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Why choose uPVC Windows?

If you are planning on building or renovating your house, it’s only a matter of time before you have to make the decision of whether to buy single, double, or even triple glazed windows. However, double and tripled glazed windows cost more than single glazed windows. The question is: are they worth the extra cost?

We believe that providing you with all the information about uPVC windows manufacturers, prices and types, will help you make the best decision for your home.
UPVC windows are the most commonly used double glazed windows, and their popularity in the construction industry has increased tremendously over the years. This should not come as a surprise if you consider their benefits, such as low-cost and easy maintenance.
UPVC is the material that the frame of the double glazed windows is made off. This material is based on plastic powder (unplasticized polyvinyl chloride, uPVC), which is heated up and injected into a mould in order to form its shape. After it has cooled through different methods, the uPVC is cut and prepared to be assembled in a double glazed window together with the other components.
UPVC is not the only material that double glazed window frames are made of. They can also be made of timber and aluminium. All three materials come with different advantages and disadvantages, but overall, uPVC is the most used. Furthermore, double glazed windows can be produced in many different shapes with a variety of mechanisms (uPVC bay windows, for instance).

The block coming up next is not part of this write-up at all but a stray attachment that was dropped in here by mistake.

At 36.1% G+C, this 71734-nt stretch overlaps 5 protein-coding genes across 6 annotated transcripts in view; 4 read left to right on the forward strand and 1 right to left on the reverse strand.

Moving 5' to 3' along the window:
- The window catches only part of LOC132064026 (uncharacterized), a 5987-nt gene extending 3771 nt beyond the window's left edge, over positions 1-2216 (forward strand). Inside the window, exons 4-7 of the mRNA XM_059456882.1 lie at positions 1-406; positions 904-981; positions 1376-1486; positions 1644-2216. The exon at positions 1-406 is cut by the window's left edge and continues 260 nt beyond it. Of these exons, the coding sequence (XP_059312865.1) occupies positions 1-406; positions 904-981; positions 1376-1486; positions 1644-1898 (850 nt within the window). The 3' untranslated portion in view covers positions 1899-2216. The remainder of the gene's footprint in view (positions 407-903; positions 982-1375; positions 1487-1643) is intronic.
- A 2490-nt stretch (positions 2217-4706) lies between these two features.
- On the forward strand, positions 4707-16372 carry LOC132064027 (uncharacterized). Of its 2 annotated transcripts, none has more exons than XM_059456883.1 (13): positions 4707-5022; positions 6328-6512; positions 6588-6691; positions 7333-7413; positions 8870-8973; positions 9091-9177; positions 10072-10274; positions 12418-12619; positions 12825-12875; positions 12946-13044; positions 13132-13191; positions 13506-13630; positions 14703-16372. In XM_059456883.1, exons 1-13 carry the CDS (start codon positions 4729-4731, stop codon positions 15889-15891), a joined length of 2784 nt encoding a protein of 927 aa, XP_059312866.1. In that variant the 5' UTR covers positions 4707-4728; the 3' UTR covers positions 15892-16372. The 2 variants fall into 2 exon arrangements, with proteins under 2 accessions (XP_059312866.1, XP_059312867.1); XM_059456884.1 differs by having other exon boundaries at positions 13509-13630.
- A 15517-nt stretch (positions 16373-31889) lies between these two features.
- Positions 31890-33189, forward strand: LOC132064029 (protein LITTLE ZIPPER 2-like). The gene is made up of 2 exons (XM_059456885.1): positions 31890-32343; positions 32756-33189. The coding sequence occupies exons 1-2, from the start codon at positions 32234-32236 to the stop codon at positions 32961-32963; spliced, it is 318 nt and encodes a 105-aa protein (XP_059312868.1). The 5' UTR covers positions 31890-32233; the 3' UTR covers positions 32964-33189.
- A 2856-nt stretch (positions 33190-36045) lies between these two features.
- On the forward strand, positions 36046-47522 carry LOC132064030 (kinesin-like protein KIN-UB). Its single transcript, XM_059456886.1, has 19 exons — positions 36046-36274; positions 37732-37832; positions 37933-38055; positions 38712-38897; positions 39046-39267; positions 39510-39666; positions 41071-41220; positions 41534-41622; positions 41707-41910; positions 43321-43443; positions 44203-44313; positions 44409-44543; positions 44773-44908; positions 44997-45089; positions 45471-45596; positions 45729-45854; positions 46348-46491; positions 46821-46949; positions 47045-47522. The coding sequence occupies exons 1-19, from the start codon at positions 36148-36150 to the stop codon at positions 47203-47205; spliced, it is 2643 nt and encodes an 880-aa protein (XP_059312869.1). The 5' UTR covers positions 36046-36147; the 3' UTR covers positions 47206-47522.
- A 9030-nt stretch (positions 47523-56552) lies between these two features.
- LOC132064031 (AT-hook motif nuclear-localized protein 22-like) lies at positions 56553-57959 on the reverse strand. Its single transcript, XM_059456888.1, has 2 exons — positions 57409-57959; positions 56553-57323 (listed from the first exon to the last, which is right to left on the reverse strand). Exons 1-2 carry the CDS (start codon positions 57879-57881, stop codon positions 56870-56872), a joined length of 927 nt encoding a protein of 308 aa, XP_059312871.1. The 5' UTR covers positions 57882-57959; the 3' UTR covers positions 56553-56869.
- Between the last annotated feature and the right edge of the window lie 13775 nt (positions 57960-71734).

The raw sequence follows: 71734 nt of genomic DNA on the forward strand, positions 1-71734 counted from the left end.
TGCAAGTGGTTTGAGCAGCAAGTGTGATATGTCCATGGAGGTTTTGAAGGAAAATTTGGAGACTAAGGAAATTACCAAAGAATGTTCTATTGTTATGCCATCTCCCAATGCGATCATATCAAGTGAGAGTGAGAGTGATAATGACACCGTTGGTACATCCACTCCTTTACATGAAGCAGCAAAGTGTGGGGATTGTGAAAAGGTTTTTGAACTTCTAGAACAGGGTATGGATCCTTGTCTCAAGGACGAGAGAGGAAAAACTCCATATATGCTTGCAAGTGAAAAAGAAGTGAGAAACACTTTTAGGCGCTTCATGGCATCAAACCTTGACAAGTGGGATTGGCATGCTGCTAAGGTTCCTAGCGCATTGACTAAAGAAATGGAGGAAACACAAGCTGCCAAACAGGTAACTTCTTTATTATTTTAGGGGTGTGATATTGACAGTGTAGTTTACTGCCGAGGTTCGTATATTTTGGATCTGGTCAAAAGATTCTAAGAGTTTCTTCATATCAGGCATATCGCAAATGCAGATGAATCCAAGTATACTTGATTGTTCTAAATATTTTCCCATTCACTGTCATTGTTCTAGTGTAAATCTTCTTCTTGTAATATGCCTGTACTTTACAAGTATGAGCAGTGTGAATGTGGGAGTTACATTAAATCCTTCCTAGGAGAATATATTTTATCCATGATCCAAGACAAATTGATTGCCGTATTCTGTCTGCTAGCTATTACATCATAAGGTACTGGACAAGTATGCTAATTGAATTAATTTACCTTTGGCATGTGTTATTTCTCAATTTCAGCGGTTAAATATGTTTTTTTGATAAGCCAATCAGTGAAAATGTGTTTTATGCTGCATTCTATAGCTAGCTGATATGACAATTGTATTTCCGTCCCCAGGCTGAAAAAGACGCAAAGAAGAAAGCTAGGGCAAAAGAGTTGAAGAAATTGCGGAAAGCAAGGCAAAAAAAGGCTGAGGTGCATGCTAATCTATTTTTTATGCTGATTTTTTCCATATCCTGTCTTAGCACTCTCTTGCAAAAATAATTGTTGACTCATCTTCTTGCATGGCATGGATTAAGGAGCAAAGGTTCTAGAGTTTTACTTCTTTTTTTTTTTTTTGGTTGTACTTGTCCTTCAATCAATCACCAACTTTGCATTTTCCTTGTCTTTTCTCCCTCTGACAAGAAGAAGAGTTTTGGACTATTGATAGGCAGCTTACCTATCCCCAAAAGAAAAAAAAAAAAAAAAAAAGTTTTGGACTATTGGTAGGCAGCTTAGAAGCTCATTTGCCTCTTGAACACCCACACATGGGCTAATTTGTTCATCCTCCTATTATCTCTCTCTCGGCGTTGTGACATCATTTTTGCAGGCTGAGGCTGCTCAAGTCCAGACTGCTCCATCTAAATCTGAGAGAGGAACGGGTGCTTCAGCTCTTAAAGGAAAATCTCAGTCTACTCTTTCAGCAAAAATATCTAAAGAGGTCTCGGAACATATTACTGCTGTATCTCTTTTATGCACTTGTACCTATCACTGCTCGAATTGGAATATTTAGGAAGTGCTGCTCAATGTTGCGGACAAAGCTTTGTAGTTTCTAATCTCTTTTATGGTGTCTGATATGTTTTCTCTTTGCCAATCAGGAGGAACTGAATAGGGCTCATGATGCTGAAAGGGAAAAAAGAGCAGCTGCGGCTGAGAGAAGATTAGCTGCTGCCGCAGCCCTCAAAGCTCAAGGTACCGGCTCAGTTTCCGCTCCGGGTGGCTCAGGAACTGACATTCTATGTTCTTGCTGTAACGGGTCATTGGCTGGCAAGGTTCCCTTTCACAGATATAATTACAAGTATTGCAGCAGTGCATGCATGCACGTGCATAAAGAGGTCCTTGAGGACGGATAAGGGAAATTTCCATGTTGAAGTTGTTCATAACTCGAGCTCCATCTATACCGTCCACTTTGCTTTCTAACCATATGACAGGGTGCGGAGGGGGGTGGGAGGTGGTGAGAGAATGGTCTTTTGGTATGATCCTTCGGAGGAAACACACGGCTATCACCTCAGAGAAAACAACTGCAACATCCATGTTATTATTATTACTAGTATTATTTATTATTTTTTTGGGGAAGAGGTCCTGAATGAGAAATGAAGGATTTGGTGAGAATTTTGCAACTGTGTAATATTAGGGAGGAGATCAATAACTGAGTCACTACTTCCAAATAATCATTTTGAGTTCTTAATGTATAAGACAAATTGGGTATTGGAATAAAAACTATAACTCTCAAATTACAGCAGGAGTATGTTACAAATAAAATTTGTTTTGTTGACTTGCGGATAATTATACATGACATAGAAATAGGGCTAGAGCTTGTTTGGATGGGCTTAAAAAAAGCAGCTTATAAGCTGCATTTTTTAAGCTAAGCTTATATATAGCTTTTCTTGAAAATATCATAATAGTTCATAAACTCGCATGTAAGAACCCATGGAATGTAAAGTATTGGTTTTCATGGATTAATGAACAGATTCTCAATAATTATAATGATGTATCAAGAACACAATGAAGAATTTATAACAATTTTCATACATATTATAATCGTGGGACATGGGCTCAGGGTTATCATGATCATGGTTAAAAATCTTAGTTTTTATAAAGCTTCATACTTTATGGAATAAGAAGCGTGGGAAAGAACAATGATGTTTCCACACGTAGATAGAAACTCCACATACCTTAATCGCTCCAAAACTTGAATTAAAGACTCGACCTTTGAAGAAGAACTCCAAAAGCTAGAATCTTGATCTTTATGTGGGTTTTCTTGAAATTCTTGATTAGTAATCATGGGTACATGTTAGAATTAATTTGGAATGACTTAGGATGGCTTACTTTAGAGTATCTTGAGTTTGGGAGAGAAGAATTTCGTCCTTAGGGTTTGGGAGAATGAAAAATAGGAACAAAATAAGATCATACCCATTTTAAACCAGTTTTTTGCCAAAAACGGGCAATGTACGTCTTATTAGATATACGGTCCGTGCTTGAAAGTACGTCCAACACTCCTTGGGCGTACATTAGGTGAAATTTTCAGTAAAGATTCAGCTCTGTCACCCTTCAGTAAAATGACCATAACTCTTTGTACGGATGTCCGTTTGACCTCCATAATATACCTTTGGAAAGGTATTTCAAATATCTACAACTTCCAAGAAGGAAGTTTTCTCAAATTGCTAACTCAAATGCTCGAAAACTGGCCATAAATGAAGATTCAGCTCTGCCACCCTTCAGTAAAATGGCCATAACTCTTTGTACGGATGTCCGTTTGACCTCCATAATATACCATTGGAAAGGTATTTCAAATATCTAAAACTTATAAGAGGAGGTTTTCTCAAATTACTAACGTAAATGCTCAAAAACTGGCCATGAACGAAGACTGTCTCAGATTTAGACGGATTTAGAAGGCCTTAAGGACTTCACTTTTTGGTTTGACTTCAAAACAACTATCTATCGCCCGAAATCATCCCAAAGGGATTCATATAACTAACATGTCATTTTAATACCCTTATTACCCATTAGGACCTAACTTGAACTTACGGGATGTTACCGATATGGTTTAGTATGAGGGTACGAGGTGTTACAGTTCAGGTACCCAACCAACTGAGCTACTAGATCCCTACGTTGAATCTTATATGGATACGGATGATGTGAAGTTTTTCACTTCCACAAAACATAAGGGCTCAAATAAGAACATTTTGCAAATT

How do uPVC Windows Work?
What makes the uPVC double glazed windows so functional is the space between the two panes of glass that allow the air to be trapped, which creates the following benefits:

1. This air acts as insulation, thus it does not allow for cold or hot air to easily pass between the inside and outside of the house.
2. It also prevents condensation from forming inside the house when it's cold outside and warm inside.
3. Furthermore, uPVC windows reduce noise pollution by minimising the amount of outside noise that can pass through the glass.
To clearly outline the advantages and disadvantages of uPVC windows, we have listed them below.
1. Low Cost
Compared to the other materials that double glazed window frames can be made from, uPVC windows are the cheapest option. Although this is not even the best part of uPVC windows, it is still an important factor if you are worried about their cost effectiveness.
2. Low Maintenance
Another hugely attractive advantage of uPVC windows is that they require remarkably low maintenance. Other frame materials like timber and wood need to be repainted every 5 years, alongside some refilling and patching because they tend to rot and flake. This is not the case with uPVC window frames. They never flake, rot, rust or fade. All they need is the occasional cloth wipe.
3. Insulation
Insulation is another strong feature of uPVC windows. These windows were created to provide the most optimal heat and energy insulation. Being able to keep the sound and heat out of the house so effectively, is largely responsible for uPVC windows’ popularity.
4. Water Proof